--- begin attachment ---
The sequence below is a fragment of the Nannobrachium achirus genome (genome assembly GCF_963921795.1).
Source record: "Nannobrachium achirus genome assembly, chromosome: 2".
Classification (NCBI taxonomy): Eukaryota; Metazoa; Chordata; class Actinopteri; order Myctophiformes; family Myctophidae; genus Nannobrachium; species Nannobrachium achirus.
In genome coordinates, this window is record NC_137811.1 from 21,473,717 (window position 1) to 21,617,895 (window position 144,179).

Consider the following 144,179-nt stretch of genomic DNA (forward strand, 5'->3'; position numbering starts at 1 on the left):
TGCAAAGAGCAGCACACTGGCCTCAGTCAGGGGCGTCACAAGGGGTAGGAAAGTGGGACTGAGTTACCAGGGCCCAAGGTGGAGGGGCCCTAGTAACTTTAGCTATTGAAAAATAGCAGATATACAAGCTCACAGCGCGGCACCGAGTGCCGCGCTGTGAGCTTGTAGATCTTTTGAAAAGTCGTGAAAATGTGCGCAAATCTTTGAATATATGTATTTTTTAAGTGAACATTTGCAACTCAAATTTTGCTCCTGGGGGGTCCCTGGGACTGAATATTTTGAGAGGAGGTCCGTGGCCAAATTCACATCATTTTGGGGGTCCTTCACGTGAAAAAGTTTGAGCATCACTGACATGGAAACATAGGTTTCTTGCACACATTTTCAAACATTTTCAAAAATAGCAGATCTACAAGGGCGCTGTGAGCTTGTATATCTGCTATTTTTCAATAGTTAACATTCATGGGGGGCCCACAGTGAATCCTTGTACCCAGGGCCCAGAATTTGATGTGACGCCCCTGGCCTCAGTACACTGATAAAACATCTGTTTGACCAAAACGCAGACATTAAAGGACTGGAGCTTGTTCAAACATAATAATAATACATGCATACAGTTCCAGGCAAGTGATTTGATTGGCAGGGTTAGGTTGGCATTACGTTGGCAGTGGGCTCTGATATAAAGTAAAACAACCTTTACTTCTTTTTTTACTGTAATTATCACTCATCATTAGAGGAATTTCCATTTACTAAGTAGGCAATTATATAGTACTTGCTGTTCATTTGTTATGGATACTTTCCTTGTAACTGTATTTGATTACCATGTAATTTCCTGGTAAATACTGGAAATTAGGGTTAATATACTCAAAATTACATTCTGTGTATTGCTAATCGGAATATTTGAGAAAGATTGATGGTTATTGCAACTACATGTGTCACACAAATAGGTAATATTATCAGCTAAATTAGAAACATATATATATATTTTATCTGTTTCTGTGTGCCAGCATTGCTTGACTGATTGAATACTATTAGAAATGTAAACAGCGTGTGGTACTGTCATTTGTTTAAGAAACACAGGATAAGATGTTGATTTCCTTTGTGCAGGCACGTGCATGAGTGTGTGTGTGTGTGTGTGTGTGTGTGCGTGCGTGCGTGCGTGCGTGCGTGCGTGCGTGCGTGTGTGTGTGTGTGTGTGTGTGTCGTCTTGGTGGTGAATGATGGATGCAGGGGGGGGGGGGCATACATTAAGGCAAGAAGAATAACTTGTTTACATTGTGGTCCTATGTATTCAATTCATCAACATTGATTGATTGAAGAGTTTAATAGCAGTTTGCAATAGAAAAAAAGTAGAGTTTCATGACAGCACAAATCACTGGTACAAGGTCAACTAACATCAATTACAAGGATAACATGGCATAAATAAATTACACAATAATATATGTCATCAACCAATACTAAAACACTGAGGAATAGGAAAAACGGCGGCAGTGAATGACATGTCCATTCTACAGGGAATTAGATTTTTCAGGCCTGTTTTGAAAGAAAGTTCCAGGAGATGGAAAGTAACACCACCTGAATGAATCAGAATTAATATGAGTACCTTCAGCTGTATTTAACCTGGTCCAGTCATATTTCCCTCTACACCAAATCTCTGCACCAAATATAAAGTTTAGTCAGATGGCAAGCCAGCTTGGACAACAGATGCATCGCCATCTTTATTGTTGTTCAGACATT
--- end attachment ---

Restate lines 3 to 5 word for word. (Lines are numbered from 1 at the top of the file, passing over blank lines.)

Classification (NCBI taxonomy): Eukaryota; Metazoa; Chordata; class Actinopteri; order Myctophiformes; family Myctophidae; genus Nannobrachium; species Nannobrachium achirus.
In genome coordinates, this window is record NC_137811.1 from 21,473,717 (window position 1) to 21,617,895 (window position 144,179).

Consider the following 144,179-nt stretch of genomic DNA (forward strand, 5'->3'; position numbering starts at 1 on the left):